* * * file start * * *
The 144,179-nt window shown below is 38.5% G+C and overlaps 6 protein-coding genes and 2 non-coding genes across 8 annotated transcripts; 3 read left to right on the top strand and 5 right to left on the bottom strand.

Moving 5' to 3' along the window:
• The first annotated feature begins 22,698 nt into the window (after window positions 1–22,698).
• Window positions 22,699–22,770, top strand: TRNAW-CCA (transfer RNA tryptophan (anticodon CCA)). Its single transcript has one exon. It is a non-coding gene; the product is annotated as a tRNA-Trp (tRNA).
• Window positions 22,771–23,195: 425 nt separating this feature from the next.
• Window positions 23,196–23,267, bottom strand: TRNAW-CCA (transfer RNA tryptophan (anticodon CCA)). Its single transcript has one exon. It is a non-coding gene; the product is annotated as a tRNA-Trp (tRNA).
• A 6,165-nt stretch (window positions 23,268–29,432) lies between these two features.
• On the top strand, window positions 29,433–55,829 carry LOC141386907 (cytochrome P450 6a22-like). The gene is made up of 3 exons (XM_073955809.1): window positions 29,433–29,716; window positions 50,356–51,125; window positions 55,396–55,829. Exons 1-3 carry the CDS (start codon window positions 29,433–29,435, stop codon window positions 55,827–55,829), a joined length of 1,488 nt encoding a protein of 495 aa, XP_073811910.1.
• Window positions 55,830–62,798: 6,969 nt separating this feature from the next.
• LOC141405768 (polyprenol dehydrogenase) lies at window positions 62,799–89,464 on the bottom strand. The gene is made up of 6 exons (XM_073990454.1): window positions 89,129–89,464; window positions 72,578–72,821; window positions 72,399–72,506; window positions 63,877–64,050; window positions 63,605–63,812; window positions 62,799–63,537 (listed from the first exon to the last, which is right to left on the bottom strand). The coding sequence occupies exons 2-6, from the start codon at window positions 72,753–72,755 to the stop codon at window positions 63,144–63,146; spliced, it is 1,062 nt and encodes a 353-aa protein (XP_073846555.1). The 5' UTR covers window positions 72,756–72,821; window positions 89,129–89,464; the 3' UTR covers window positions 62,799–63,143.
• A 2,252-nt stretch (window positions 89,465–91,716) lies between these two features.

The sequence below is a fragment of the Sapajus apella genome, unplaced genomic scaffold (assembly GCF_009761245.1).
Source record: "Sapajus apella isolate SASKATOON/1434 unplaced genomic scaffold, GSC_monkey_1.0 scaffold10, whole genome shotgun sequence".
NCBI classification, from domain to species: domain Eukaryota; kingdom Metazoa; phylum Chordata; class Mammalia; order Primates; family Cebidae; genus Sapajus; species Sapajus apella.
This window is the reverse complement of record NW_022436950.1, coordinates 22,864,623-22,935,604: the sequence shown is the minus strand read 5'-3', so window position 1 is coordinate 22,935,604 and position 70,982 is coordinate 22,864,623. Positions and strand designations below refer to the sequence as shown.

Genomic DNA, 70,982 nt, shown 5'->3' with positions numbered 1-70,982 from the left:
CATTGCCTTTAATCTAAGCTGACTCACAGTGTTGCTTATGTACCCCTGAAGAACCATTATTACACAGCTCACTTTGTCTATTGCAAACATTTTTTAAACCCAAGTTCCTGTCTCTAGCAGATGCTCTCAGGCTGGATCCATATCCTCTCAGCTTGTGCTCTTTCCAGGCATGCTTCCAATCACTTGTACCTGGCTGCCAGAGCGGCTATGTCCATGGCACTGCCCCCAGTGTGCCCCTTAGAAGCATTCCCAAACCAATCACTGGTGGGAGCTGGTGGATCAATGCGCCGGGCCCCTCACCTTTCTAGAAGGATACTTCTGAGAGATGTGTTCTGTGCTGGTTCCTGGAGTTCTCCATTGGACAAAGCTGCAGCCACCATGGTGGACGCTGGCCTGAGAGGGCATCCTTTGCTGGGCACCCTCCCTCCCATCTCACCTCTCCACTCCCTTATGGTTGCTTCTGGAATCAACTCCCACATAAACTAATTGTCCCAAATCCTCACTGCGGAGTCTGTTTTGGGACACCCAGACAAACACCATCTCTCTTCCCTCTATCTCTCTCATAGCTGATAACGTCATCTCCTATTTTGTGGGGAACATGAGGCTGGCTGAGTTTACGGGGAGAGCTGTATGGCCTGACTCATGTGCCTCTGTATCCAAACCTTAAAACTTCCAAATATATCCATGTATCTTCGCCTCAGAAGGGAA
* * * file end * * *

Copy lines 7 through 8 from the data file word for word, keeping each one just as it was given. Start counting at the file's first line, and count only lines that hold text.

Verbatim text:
• A 6,165-nt stretch (window positions 23,268–29,432) lies between these two features.
• On the top strand, window positions 29,433–55,829 carry LOC141386907 (cytochrome P450 6a22-like). The gene is made up of 3 exons (XM_073955809.1): window positions 29,433–29,716; window positions 50,356–51,125; window positions 55,396–55,829. Exons 1-3 carry the CDS (start codon window positions 29,433–29,435, stop codon window positions 55,827–55,829), a joined length of 1,488 nt encoding a protein of 495 aa, XP_073811910.1.